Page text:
The CallAppologyService class implements the FallbackHandler interface

import org.eclipse.microprofile.faulttolerance.Timeout;
import org.eclipse.microprofile.faulttolerance.Retry;
import org.eclipse.microprofile.faulttolerance.Fallback;

@Timeout(500)
@Retry(maxRetries = 1)
@Fallback(CallAppologyService.class)
public String callSomeService() {...}

Circuit Breaker

The failure of a service results in higher latency for clients due to timeouts. This can trigger a cascading effect and propagate the failure to other services. If we know a service has problems, a circuit breaker can be used to force calls to fail immediately and stop subsequent invocations of that service.

In this example, the circuit breaker is closed or working normally, and we use a rolling window of the last 4 requests. If 75% (3 requests out of 4) fail, then the circuit will stay open, rejecting all subsequent requests for 1000ms.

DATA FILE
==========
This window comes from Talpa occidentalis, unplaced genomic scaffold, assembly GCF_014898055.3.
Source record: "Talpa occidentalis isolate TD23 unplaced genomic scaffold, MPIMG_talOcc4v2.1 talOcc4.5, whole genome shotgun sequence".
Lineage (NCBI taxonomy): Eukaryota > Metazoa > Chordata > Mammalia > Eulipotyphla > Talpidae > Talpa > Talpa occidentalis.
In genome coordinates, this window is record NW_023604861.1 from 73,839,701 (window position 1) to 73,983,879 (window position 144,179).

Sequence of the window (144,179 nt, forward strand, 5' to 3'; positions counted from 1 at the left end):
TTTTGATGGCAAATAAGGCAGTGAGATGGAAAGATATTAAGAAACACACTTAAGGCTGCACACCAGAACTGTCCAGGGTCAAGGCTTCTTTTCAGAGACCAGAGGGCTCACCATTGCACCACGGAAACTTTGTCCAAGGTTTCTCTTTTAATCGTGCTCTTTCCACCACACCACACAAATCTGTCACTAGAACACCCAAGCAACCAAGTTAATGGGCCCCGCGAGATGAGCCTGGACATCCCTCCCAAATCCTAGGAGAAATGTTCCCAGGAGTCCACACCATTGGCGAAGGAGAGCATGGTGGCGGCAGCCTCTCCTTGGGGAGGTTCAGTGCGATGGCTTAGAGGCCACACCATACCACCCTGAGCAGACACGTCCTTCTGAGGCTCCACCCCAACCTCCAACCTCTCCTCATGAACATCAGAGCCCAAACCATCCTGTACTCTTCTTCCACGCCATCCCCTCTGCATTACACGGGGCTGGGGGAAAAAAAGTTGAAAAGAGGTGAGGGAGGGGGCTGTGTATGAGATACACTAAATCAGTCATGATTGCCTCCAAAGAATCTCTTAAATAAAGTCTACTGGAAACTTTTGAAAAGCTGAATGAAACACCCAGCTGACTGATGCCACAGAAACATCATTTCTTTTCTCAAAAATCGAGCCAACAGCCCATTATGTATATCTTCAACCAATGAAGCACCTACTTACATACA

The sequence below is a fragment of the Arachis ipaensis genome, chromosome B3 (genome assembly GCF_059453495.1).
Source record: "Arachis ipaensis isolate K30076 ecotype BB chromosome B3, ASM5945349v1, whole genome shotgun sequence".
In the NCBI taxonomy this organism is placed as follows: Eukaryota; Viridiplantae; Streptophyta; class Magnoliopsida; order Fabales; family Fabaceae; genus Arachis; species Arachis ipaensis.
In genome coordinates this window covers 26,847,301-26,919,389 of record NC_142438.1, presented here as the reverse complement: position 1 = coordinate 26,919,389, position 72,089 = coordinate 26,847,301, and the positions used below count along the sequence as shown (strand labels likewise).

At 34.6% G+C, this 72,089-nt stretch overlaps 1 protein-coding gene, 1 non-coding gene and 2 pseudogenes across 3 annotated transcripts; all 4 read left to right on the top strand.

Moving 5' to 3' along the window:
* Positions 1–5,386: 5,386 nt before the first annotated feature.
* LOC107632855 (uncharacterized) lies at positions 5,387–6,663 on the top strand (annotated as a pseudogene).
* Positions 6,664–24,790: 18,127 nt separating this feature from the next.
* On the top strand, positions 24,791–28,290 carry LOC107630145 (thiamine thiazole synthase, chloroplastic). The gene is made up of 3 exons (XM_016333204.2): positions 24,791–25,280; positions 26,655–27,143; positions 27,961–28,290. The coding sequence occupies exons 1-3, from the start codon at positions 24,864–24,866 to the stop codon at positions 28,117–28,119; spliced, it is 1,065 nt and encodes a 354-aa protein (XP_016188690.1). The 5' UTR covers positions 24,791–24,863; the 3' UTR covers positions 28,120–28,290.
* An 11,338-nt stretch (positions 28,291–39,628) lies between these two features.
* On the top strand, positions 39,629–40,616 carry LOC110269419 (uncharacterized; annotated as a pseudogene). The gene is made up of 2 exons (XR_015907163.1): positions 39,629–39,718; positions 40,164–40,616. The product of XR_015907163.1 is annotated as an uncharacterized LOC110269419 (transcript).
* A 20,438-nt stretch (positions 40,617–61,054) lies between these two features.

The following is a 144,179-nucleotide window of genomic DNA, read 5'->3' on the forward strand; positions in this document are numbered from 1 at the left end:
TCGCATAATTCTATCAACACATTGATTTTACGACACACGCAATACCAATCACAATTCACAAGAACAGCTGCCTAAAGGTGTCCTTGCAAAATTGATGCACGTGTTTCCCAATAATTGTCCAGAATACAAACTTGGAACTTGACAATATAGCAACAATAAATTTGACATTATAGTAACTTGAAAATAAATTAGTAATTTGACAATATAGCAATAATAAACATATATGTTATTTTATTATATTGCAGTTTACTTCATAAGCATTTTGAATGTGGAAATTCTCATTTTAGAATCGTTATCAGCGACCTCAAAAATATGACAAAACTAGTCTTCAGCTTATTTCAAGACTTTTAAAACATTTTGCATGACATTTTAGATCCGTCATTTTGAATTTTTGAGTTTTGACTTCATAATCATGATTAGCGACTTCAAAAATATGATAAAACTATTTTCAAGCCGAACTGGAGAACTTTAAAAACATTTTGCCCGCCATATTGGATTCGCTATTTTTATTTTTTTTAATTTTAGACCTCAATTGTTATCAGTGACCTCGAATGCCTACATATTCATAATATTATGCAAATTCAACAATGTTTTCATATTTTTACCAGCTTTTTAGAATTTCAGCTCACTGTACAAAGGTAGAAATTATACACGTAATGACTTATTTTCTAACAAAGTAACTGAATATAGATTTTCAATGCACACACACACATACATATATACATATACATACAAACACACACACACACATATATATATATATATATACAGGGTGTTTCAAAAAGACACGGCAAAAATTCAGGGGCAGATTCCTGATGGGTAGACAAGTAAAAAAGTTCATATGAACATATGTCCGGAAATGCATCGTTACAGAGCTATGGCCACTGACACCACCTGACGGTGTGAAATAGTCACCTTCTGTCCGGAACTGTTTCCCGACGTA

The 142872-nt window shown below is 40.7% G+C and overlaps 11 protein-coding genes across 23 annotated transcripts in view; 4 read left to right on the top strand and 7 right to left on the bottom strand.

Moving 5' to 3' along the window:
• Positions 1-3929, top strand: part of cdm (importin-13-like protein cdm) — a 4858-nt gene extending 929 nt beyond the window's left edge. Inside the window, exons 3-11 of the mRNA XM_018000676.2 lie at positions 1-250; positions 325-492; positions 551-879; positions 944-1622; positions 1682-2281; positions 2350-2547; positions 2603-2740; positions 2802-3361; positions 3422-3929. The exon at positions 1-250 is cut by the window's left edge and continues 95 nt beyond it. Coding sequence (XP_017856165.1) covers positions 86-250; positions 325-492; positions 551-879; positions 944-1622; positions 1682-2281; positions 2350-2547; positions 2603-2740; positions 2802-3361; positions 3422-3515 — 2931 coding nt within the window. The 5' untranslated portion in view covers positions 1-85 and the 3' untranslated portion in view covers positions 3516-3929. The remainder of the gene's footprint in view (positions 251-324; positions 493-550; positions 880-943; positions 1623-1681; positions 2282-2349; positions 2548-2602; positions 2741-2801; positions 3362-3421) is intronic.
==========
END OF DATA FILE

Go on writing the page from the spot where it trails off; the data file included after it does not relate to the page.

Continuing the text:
After the 1000ms delay, the circuit is placed to half-open. At this point, trial calls will probe the destination and after 10 consecutive successes, the circuit will be placed back to closed (normal operation).

import org.eclipse.microprofile.faulttolerance.CircuitBreaker;

@CircuitBreaker(requestVolumeThreshold = 4, failureRatio=0.75, delay = 1000, successThreshold = 10)
public String callSomeService() {...}

You can combine the circuit breaker with other patterns, like the retry or the timeout. This way you can control the failures that lead to an open circuit.